I just got a good whiff of a nearby skunk. Remember Tommy Carter, the kid who lived with his rich mother in the big, old house in the apple orchard-Mary’s boyfriend. He got sprayed by a skunk the night of our hayride. Remember the hayride? You were in grade eight, I was in grade nine. God, I was so head over heels in love with you. My friends couldn’t understand why I dated a kid from grade eight when they were dating guys in high school. Most of them were having sex, and those that weren’t said they were. I told them I wasn’t ready.

Mary told me that sooner or later you would want sex, that sex was the only reason you went out with me. She was wrong, but I think we came close a couple of times. The hayride was the closest-Valentines Day. There must have been thirty of us, bundled to the eyes with heavy parkas and colorful scarves and wild and crazy toques. I remember yours, the blue one with yellow tassels. Two horses from our ranch, one black and one brown, bells jingling from their harnesses, pulled that rickety hay wagon that seemed about to tip at every turn.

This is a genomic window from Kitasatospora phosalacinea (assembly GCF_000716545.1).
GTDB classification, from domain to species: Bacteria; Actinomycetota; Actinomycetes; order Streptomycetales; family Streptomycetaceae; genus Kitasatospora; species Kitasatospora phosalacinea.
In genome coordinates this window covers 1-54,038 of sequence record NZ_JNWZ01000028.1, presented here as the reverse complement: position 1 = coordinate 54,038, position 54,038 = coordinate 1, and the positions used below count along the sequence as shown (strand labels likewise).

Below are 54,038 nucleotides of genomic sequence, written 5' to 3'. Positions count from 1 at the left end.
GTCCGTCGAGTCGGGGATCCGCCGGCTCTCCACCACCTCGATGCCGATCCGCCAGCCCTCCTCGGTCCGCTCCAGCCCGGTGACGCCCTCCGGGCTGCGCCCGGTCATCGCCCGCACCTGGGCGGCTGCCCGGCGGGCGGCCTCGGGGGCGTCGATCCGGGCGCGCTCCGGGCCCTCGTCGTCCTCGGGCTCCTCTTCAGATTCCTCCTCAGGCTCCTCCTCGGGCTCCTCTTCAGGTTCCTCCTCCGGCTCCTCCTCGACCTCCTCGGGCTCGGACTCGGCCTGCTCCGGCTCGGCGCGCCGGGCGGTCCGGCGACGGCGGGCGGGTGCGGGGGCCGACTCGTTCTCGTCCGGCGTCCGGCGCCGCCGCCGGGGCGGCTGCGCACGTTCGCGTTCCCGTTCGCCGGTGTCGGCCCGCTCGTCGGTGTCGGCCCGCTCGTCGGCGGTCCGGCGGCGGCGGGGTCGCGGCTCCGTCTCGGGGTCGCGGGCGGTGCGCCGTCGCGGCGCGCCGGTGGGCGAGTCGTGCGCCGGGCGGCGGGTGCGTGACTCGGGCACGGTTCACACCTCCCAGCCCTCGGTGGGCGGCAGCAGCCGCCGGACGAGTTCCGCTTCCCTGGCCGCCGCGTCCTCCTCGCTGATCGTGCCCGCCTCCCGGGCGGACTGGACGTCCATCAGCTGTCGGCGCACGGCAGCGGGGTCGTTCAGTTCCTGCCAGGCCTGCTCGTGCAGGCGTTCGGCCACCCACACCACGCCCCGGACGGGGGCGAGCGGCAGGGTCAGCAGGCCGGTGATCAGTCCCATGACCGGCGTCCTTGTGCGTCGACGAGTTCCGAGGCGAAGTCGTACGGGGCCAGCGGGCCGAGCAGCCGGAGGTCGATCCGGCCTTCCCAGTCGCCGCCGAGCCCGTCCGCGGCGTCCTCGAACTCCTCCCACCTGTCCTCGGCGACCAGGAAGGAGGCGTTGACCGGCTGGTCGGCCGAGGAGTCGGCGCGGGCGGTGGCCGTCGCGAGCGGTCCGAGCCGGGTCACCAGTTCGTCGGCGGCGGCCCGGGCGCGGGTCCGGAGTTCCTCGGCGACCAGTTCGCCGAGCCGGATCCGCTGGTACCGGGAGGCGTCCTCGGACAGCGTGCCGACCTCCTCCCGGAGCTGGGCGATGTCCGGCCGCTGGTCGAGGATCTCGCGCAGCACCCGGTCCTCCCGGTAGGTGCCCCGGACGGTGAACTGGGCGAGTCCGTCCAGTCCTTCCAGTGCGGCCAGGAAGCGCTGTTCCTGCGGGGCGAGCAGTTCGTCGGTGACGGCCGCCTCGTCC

We went skating on the big pond, the one behind the canal where you almost drowned. After that we roasted wieners and brewed hot chocolate in the big iron pot. Smores, remember the smores? I must have had ten, you too I think. So wonderfully messy and gooey. We kissed with a mouthful and our lips stuck, and then we kept them together long after the stickiness provided an excuse.

Everything was so perfect. I guess that’s why I thought we might have sex. It was when we were returning to town, nestled in the back, covered in the wonderful musty, dusty hay, arms around each other, kissing, telling each other how in love we were, how we always would be.